The government´s inexplicably inappropriate response to the tragedy has stunned outside observers (and a great many Turks). Given the AKP´s handling of the Gezi park protests, one may wonder, why the surprise? However, there are important distinctions between Gezi and Soma, both with regard to the crisis and its potential impact. The demonstrators in Gezi park, their political heterogeneity notwithstanding, were united in their opposition to the AKP´s authoritarianism and to a large extent, ideologically motivated. Those who first took to the streets in Soma were frustrated by the government´s lackadaisical attitude to safety in the mining industry and its refusal to accept responsibility for the tragedy. Furthermore, among those shouting angry slogans for the prime minister´s resignation were the very people the AKP consider their own – traditional, conservative voters. One would be hard pressed to refer to these protesters as “agents of foreign governments” as was the case with the Gezi park opposition. (But even among the Soma protestors there were those who both expressed their disappointment with the government while proclaiming that Turkey could only move forward with the AKP – a damning judgment on the opposition). Finally, whereas the Gezi park protests had little effect on the local elections in March 2014, it is likely that the Soma tragedy will impact the presidential election in August in which Erdoğan is expected to run. The AKP´s follow-up of the crisis in the next few months will be critical.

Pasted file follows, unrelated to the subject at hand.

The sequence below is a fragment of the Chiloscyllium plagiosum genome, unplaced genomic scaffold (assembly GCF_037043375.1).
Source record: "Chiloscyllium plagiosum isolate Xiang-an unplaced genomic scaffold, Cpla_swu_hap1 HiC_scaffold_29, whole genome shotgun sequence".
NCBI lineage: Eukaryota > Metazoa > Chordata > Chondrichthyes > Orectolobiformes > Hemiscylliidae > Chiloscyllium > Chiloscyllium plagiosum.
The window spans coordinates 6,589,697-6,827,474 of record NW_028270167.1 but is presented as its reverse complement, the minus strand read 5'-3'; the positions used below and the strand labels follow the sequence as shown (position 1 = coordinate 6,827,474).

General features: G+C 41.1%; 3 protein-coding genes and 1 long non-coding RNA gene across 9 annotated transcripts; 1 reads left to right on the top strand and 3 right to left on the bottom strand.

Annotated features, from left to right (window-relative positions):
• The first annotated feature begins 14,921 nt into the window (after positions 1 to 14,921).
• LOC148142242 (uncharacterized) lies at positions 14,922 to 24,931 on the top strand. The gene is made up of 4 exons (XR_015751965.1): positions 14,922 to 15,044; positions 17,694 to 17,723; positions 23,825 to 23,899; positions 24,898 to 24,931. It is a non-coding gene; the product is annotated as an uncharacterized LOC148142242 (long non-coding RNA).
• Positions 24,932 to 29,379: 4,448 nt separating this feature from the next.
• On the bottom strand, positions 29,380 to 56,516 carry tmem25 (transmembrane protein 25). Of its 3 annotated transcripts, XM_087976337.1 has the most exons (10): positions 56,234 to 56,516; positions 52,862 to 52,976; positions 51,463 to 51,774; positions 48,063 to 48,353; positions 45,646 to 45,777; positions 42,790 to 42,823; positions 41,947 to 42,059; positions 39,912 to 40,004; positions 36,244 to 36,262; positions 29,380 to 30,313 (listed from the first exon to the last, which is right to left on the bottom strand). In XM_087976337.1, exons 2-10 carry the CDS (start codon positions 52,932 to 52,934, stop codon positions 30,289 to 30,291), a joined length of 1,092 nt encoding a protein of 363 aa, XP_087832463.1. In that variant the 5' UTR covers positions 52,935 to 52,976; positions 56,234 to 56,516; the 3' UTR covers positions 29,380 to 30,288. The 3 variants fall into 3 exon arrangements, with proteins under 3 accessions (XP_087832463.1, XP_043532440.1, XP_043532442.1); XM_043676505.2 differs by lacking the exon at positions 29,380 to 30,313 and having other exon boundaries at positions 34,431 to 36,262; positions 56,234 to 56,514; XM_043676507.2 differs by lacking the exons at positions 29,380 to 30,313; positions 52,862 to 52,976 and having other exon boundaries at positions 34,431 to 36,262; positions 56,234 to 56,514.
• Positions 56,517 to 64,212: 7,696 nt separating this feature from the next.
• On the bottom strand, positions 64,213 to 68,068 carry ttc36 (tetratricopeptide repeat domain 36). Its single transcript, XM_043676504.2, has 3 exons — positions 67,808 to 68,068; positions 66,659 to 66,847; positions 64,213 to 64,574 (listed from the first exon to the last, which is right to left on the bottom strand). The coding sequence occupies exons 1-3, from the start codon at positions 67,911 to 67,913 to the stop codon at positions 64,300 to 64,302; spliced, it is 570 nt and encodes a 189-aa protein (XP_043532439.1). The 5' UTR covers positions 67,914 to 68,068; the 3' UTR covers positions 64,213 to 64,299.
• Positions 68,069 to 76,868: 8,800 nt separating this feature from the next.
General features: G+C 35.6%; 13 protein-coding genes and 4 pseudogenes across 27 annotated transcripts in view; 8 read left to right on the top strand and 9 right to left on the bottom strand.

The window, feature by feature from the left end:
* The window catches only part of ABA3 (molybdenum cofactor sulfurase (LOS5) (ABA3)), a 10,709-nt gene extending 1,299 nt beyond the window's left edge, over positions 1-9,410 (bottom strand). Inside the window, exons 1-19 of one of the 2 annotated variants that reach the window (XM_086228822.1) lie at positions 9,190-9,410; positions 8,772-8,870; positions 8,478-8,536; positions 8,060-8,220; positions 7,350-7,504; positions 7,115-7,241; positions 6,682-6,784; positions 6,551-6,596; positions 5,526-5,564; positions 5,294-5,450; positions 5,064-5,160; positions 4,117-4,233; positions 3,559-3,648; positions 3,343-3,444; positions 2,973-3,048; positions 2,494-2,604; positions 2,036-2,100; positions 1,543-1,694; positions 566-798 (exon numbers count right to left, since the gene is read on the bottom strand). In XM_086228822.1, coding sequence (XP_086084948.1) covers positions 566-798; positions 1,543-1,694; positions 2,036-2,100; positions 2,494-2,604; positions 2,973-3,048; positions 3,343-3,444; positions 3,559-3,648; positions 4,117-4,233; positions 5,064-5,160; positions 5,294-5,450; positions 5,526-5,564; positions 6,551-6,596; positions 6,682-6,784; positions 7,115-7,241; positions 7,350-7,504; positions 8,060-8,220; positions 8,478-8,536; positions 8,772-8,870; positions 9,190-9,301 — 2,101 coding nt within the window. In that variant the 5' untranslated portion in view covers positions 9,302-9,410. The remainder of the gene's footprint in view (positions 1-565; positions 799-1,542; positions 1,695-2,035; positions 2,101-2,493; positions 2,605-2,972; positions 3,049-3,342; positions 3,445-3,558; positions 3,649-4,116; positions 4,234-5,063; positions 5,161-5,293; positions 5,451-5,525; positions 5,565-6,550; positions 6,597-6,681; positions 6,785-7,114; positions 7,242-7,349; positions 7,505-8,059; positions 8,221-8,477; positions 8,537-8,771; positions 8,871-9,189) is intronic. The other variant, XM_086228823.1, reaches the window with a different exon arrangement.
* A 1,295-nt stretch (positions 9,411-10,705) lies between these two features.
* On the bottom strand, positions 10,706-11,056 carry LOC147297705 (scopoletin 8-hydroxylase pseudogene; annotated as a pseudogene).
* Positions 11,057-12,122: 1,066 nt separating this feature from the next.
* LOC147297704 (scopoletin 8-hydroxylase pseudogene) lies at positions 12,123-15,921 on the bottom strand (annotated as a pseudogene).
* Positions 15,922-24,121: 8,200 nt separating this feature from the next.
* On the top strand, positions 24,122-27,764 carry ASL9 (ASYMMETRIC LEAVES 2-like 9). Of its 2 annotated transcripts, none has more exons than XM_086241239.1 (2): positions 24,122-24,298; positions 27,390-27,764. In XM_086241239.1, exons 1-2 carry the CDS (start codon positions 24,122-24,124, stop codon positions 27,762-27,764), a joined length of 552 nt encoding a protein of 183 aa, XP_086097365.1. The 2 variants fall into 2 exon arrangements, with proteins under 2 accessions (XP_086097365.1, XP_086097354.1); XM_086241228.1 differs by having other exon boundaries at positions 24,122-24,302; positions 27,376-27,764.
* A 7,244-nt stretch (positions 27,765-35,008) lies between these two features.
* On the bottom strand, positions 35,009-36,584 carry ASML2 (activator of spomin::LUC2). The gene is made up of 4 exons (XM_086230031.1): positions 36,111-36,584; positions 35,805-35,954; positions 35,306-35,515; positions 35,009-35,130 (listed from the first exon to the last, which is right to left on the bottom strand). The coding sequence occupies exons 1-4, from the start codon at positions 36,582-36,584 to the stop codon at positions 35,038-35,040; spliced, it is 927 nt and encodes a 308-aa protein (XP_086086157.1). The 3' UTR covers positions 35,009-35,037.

The AKP response to the Soma tragedy has reinforced the image of an omnipotent state with little respect for its citizens. One particular moment during the rescue operation captured the public imagination: As an injured miner wasescorted off onto a waiting ambulence, he paused before getting onto the stretcher, saying to ambulence personnel “Let me take off my boots, the stretcher may get dirty”. This humble image of concern for others contrasted starkly with the government´s arrogant response and led to a widely shared social media image of a dirty boot carrying the following declaration: “Your boots are all that are clean in this country”.